Costumes for the needle and thread challenged.

October 21, 2009

I know some of you may be sewing challenged and for you this time of year is no picnic. Martha Stewart has the BEST no sew costume ideas. They're so great I want to try some but the sewing snob in me says no. I need to tell him to get off his high horse.

Here are my seven favorites from her site.

Beneath these majestic cloaks are ribbon sashes decorated with button-and-ribbon medals. The unlined capes don't require any sewing, just fabric glue to hold the rickrack in place. A fancy dress is the underpinning of a girl's costume. A boy's jacket, its collar turned up, is embellished with bright buttons and tacked-on rickrack at the cuffs. Tacked-on red ribbon runs down each trouser leg.

Read the Martha Stewart Tutorial here!

Oh my goodness, if this doesn't tickle your no-sew fancy I just don't know what will!

Why did this baby chicken cross the road? To get to the Halloween party, of course. Her costume is made from two tickly feather boas, ordinary kitchen gloves, yellow tights, and a pilot's cap that's crowned with a felt comb. Under the plumage, two leotards are stuffed with batting for extra plumpness. Appropriate for children ages 3 and older.

I couldn't believe this was no sew either. Martha really can make 'em! Or should I say her diligent team of creative minions.

Read the tutorial here.

This idea is so simple I can't believe I hadn't seen it sooner. Maybe it's just Martha's fabulous photography but this looks SO cool!

Create squirming braids reminiscent of the mythological reptilian-haired woman. Buy three hair extensions and braid them. If you have long hair, separate it into ponytails and braid them, too. For short hair, just pin up ends. Wrap braids (real and extensions) into a bun; pin, and weave in small snakes. Use bobby pins to secure larger snakes that dangle: Thread a needle with wire and poke it through a snake's underside, and tie wire around a pin; slide pin into hair.

Read the tutorial here.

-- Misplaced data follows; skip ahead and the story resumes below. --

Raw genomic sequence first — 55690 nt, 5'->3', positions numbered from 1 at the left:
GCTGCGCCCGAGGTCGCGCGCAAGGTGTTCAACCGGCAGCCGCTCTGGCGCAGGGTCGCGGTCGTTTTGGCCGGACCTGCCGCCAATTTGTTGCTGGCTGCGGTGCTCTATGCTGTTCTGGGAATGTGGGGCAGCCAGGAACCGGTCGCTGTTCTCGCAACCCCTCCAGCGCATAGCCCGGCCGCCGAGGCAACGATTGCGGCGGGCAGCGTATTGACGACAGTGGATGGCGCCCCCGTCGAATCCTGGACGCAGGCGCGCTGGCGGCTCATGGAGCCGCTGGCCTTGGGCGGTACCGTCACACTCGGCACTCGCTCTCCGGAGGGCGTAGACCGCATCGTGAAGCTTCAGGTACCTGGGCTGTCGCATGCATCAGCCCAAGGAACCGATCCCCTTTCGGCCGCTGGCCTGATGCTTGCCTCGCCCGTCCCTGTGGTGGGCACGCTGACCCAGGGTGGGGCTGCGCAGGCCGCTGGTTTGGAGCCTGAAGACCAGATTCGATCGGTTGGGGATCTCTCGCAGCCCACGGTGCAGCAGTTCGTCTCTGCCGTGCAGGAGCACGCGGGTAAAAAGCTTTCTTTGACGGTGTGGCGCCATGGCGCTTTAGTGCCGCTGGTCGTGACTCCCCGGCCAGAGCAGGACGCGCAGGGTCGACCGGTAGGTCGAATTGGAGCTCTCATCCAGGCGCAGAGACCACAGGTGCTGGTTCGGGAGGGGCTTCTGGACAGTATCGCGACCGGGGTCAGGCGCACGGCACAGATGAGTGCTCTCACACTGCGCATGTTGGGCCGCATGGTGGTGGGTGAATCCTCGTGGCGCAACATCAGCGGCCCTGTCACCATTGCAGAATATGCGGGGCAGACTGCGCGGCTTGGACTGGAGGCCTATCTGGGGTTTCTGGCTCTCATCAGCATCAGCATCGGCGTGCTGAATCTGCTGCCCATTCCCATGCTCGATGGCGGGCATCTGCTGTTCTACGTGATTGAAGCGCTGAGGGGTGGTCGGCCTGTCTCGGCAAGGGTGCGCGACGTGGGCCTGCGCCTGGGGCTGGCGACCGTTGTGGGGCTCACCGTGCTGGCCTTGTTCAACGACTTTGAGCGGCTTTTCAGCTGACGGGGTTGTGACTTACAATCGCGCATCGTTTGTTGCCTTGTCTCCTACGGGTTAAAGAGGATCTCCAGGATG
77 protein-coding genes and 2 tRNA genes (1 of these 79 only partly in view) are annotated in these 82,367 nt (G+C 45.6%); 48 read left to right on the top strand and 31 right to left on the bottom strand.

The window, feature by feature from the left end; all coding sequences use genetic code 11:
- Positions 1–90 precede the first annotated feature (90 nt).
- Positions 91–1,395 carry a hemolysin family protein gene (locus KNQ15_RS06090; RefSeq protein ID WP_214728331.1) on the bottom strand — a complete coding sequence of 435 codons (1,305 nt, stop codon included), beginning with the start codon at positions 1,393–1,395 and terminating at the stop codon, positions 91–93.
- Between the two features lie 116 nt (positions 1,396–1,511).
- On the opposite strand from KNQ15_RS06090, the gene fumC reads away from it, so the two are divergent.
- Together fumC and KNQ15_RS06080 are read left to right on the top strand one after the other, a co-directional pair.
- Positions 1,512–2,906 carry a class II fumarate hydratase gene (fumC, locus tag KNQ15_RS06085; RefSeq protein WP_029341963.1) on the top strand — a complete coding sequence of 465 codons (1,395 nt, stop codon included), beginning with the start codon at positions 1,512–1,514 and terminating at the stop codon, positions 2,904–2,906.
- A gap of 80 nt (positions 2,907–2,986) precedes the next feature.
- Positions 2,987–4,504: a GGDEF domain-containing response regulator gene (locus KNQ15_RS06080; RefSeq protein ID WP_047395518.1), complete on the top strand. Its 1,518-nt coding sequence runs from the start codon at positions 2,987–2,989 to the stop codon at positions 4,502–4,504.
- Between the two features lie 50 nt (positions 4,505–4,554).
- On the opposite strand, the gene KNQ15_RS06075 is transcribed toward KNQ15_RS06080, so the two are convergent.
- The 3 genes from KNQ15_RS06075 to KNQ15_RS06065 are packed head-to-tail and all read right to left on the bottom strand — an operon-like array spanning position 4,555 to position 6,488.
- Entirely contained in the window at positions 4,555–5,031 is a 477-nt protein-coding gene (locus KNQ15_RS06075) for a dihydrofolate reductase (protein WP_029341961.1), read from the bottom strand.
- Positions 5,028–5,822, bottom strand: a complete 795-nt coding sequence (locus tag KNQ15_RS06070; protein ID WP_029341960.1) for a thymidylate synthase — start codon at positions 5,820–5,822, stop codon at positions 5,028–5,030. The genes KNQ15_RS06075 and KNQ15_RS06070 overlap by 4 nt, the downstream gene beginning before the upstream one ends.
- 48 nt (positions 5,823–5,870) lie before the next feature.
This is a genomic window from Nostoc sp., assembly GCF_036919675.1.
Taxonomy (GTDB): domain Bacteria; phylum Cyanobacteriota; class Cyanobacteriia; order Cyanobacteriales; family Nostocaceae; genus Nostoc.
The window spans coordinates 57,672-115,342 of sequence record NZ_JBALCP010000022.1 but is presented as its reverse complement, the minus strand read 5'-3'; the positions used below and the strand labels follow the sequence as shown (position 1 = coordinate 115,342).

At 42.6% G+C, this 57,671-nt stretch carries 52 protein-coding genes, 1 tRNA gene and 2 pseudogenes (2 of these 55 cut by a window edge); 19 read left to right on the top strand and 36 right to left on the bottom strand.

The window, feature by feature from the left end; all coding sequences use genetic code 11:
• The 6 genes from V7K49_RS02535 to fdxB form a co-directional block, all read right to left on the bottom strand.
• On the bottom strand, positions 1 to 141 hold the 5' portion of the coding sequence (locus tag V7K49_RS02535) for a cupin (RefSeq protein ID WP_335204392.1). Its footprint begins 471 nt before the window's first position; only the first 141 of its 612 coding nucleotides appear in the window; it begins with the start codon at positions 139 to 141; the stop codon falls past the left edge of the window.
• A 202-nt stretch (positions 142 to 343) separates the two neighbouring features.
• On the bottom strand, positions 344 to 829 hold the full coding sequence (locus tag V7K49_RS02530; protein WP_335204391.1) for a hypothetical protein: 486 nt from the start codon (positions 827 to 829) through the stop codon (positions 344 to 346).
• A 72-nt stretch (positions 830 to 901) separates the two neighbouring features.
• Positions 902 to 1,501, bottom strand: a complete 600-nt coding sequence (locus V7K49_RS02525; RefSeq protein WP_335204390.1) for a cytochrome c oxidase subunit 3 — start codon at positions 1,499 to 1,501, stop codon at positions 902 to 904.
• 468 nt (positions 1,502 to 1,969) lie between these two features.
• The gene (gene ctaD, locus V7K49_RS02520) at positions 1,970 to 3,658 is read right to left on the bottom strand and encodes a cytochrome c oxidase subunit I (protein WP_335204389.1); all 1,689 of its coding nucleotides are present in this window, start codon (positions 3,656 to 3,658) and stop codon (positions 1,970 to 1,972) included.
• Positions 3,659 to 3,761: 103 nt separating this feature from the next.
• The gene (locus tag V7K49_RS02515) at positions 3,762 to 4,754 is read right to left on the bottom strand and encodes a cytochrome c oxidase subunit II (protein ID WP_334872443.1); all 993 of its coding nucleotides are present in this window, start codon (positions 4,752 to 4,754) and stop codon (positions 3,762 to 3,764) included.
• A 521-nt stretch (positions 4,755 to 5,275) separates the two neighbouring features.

Again, Martha's photographers are amazing! It would be my dream job.

Crepe paper is inexpensive and available in a rainbow of colors, and it can be tugged, stretched, and rolled into a multitude of shapes. But be careful: it is paper and can rip. Which is why Martha mag used it to create beguiling accessories -- hats, wings, garlands, and skirts -- instead of entire outfits. Here, they created a pair of wings to turn any trick-or-treater into the perfect butterfly.

Read the tutorial here.

An Elizabethan-style costume like this could get even Tinkerbell hooked on coffee. Turn 10 to 12 small filters inside out, fold in half, and trim off corners.

Read the tutorial here.

I saw this photo in a Martha mag many years ago. But I thought it was the neatest idea. The only catch is that your child has to have at least a decent amount of hair to braid. The yellow yarn helps but about enough to fall midway down the back.

What to bee? Annabelle, 5, will create a buzz as a bustling hive. Silk flowers, twigs, and bees all find home, sweet home atop her hair (made longer with twisted yarn). They made the bees with pipe cleaners; chenille bees are available at crafts stores. For this style, hair should be medium to long in length.

Read the tutorial here.

Knotted black yarn pinned to a white skirt is the perfect foil for a crawling spider baby. Turn each of 3 pairs of men's microfiber black dress socks inside out.

Read the tutorial here.

Hope this partially satisfies your no-sew Halloween fix. I really wish I could have had more time with this holiday. If I would have planned things better I could have offered so many ideas. Que Sera. There's always next year.

But I still plan on offering up a couple more original costume posts. So please check back for more ghoulish grosgrain goodness:)

3 {comments}:

Amber said... Best Blogger Tips

those are amazing - thanks for sharing - love the medusa idea!

Kris said... Best Blogger Tips

That chicken is SO cute!

giveitawhirl said... Best Blogger Tips

We have made two of these! My daughter was the chicken when she was 3 and people just oh and ah-ed over her! When my son was still in a sling, I found a black hip carrier, added the extra arms to it, then painted a white sheet with the spider web. We cut holes in the sheet for my head and the carrier pieces. I put it on and held my arms out to show the whole web. We were "Charley's web" and even one Best Costume at the party.
Thanks for sharing these, they bring back great memories!

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